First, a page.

The critically injured patient cannot tell his story to his doctors or to the police without the help of an interpreter. Aimee finds help for this fictional patient, but what would happen in real life?

Raise your hand if you speak English, and Portuguese, and if you’re also fluent in medical terminology in both languages. No one? The specialty of Certified Medical Interpreter (CMI) is currently experiencing a 29% growth rate, so if you like languages and you’re seeking a career path, it’s worth a look.

Before we go further, let’s clear up the difference between interpreters and translators. Both require a knowledge of more than one language, and both require skilled specialists, but for different reasons. The most obvious difference is the medium: translators interpret written text; interpreters translate orally.

Authorities in the field agree that expert knowledge of subject matter is equally as important as interpreting experience. When a medical interpreter is involved, the accurate oral exchange of information between health care provider and patient can be crucial. A qualified medical interpreter must have an extensive vocabulary, including medical terminology and an ability to express thoughts concisely in both languages. Beyond that, the interpreter must be familiar with both cultures.

Although the Joint Commission on Accreditation of Healthcare Organizations (JCAHO) does not require that hospitals use certified interpreters, it has clarified the standards for qualified and competent interpreters. Qualifications and competencies can be met in a variety of ways (not simply through certification). Those include:

– Knowledge of medical terminology
– Language Proficiency Testing
– Training in interpretation best practices
– Interpreting experience in a healthcare setting

There are documented cases of patients being saved, or lost, because of the quality of medical interpretation. Who knew that second language we were required to learn in school could someday lead us into a profession that would offer the opportunity to save lives?

For more information on medical interpreters, visit one or more of the following sites:

http://www.certifiedmedicalinterpreters.org/

http://www.imiaweb.org/

https://www.aafp.org/afp/2014/1001/p476.html

http://blog.cyracom.com/joint-commission-standards-healthcare-interpretation

Visit www.sharonstgeorge.com again soon for another  fact I’ve learned while writing SPINE DAMAGE, book 4 in this series.

Books in the hospital-based Aimee Machado Mysteries are published by Camel Press (an imprint of Epicenter Press) and are available for purchase in print and eBook format from Amazon, Barnes and Noble, Kobo, and from your local bookstore.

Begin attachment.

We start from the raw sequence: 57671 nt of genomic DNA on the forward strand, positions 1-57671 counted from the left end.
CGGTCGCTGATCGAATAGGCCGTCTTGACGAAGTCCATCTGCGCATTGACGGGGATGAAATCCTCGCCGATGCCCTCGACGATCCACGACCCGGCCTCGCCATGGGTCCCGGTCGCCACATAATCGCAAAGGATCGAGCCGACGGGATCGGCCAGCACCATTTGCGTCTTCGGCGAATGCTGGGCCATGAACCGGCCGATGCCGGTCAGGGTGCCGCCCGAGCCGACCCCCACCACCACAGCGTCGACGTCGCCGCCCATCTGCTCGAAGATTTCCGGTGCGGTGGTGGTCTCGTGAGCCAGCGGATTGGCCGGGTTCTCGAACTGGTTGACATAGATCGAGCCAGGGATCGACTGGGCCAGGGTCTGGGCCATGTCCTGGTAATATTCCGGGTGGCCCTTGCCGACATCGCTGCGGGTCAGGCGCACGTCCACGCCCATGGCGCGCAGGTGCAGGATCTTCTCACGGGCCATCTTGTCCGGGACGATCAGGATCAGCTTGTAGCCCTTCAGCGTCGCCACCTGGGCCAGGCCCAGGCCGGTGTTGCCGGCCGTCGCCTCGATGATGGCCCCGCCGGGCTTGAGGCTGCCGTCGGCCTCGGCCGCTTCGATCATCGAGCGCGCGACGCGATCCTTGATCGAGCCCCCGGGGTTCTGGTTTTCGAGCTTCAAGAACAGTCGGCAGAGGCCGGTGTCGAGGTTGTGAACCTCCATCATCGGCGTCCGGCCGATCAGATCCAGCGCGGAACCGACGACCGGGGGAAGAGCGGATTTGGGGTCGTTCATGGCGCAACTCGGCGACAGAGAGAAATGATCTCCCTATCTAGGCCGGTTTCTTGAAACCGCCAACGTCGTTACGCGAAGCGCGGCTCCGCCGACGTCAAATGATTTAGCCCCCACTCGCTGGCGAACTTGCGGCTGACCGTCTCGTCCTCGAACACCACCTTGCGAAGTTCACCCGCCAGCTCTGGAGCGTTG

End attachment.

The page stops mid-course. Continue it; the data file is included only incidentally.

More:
http://camelpress.com

Child Prodigy: Is Genius an Abnormality?

Welcome to another post on facts I’ve learned by writing fiction.

While researching the third book in my Aimee Machado Mystery series, I came across many fascinating examples of child prodigies and their stories. The plot of Breach of Ethics centers on the plight of a ten-year-old piano prodigy who suffers a burst appendix. The little girl becomes a patient in the hospital where Aimee works as a forensic librarian and coordinator of Timbergate Medical Center’s Ethics Committee. To avoid spoilers, I won’t reveal more of the plot here.

Among the things I learned about prodigies is that they emerge most often in fields of athletics, mathematics, chess and music. Think Tiger Woods, Stephen Hawking, Bobby Fischer, and Wolfgang Amadeus Mozart.

Recently, reality television has begun showcasing young prodigies with programs like Little Big Shots, and Genius Junior. But prodigy can come with a downside. “Many gifted kids have A.D.D. or O.C.D. or Asperger’s,” says Veda Kaplinsky of Juilliard, a pre-eminent teacher of young pianists. “Genius is an abnormality and can signal other abnormalities.”

A decade ago, The Big Bang Theory, a scripted television series, introduced us to physicist Dr. Sheldon Cooper. In a spin-off, we now see Young Sheldon as a child prodigy. The success of these two series was followed more recently by Dr. Shaun Murphy in The Good Doctor, on a different network.

In both cases, these characters are brilliant in their respective domains, physics and medicine, but they struggle in other areas. The Shaun Murphy character is written with a diagnosis of autism along with his savant syndrome. And although The Big Bang Theory does not state that Sheldon Cooper is on the autism spectrum, there are viewers who believe his character exhibits some Asperger-like characteristics.

Returning full circle to the musical prodigy in Breach of Ethics, and to musical prodigies in general, there are many amazing examples of these gifted children online. Here’s one site that’s worth a look, and there many others on the topic of child prodigies.

http://www.classicfm.com/discover-music/latest/child-prodigies-video/

The Aimee Machado Mystery series is available in print and e-Book format from Amazon, Barnes & Noble, and on request from your local bookstore. Come back soon for another post on facts I’ve learned while writing Spine Damage, book 4 in this series.